So, compared to hiring somebody unknown from CL, paying $29.95 to have my 4th cousin walk you through System Mechanic might not be a bad deal … plus with the exception of me, all my relatives are mild mannered, very polite, not sarcastic and talk proper (without my heavy accent).

BOTTOM LINE: System Mechanic 9.5.5, TuneUp Utilities 2010 & Auslogics

I DO NOT think System Mechanic 9.5.5 is Windows 7 ready. That is why I uninstalled it.

Based on my ‘limited’ testing, albeit just on XP SP3, I do not think TuneUp Utilities 2010 is an incisive, industrial-strength offering. From what I have seen, and I could be wrong, TuneUp Utilities is a waste of time.

I continue to play with the Auslogics products. I used their Disk Defrag on this Windows 7 machine a couple of hours ago. I will confess that they certainly possess a jen se quoi. They somehow inspire a degree of confidence (which is kind of strange because most Aussies, in person, only seem to signal … let’s party, party, party, till we all pass out … which, in general, is fine with me). More on this later this week. Got to take the kids to Disney on Ice. So, my last thoughts. iolo. Lie Low. Skating on ice. Question is whether it is thin ice.

Good luck. All the best. Cheers.

Anura Guruge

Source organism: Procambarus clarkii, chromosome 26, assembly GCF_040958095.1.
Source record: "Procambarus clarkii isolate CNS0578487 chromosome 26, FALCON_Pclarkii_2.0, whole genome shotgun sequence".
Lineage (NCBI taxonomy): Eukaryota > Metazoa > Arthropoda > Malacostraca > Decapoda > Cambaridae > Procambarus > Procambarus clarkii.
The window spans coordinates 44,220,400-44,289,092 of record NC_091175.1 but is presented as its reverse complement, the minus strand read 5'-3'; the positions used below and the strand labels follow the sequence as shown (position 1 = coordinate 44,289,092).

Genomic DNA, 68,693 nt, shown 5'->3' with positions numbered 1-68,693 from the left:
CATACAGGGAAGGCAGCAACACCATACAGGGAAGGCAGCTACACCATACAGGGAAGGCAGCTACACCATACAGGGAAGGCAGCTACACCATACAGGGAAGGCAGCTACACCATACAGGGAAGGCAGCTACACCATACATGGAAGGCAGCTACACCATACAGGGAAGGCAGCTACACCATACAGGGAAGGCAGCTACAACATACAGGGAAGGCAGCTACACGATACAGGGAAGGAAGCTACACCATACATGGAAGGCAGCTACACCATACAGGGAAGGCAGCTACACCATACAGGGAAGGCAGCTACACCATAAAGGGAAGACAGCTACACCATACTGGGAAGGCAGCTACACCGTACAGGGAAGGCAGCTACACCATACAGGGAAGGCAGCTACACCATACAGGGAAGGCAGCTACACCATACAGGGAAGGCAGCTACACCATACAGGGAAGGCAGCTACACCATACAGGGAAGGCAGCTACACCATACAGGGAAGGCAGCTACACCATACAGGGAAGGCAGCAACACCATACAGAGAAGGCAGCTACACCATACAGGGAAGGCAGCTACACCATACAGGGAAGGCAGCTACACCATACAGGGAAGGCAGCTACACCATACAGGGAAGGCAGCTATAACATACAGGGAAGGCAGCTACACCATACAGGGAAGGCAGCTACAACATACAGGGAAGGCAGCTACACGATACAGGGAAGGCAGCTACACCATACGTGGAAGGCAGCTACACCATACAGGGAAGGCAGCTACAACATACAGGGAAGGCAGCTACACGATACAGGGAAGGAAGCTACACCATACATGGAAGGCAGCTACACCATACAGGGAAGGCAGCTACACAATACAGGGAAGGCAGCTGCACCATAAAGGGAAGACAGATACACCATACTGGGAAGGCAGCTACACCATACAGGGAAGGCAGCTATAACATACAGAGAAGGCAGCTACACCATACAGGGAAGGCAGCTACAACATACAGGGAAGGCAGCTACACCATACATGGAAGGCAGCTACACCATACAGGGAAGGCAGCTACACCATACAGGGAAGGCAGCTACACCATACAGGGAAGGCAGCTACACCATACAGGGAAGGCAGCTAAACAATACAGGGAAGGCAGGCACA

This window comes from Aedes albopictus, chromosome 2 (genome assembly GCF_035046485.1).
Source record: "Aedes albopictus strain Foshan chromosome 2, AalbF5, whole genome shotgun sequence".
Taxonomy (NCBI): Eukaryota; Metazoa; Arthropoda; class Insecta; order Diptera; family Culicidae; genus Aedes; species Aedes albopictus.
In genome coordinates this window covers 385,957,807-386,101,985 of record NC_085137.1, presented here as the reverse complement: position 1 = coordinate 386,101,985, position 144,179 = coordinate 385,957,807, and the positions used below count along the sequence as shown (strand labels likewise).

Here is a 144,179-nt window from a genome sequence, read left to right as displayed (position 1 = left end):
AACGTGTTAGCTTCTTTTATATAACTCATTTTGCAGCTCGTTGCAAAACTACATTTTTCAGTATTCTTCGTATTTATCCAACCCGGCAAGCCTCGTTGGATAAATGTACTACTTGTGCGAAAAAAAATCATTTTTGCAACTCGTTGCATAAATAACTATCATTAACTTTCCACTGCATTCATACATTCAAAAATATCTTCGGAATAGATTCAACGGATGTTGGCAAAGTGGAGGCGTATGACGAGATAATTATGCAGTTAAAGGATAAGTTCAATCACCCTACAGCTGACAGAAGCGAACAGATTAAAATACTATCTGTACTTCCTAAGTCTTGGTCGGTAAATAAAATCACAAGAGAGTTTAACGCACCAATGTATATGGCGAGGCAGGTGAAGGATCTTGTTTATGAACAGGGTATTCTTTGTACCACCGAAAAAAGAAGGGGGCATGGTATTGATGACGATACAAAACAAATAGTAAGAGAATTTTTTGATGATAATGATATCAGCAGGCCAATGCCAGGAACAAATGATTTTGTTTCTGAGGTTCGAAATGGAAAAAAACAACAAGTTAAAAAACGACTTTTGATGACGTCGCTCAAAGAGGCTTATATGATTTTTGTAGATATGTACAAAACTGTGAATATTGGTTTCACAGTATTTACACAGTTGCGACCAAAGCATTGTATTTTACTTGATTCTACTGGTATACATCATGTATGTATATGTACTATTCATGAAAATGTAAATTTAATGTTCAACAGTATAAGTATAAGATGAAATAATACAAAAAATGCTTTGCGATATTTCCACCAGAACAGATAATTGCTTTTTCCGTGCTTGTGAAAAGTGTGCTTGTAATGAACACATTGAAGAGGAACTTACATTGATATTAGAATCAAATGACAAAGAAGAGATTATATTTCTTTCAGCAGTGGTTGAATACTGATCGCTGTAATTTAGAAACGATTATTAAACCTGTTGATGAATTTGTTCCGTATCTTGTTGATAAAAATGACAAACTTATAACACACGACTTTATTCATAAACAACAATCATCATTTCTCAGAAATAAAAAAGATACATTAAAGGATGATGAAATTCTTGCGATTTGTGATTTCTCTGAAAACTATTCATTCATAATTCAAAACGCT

www.guruge.com

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Windows 7 does include this ‘System Maintenance’ tool.

Microsoft has done a very nice job burying it deep within the CONTROL PANEL so that most will never find it. Maybe that is a good thing.

If you want to try it, you have to invoke the CONTROL PANEL ‘All Items’ display option. Read this post. It shows you what to do.

The ‘troubleshooting’ option is in the 2nd row from the bottom, two-in (from the left) — above the highlighted ‘Windows Defender.’

Try it. I have; a few times. Does seem to do anything. I am not sure whether there is any real code behind it! It could, at least for now, be a ‘place holder.’

Given my experience with TuneUp Utilities 2010, I had thought that MAYBE Windows 7 might find some broken shortcuts — given that I have not run ANY PC tools on this Windows 7 rig in 5 days, now that I uninstalled System Mechanic 9.5.5 on January 22. But, nothing. Tells me that my system is FINE.

Well, tomorrow, with luck, I will install some Auslogics’ tools on this system. Please keep your toes crossed for me.

Good luck. Thanks & Cheers.

Anura Guruge
www.guruge.com

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I downloaded Auslogics Registry Cleaner, Registry Defrag and Disk Defrag onto my ‘backup’ XP/SP3 system last night. This was the same, quite ‘clean’ and fairly fast system I used to try out TuneUp Utilities 2010.

The downloads, all from CENT, were small and hence fast (though it took me a second to find one of them within CNET given the other stuff that CNET is trying to promote). Installation was slick.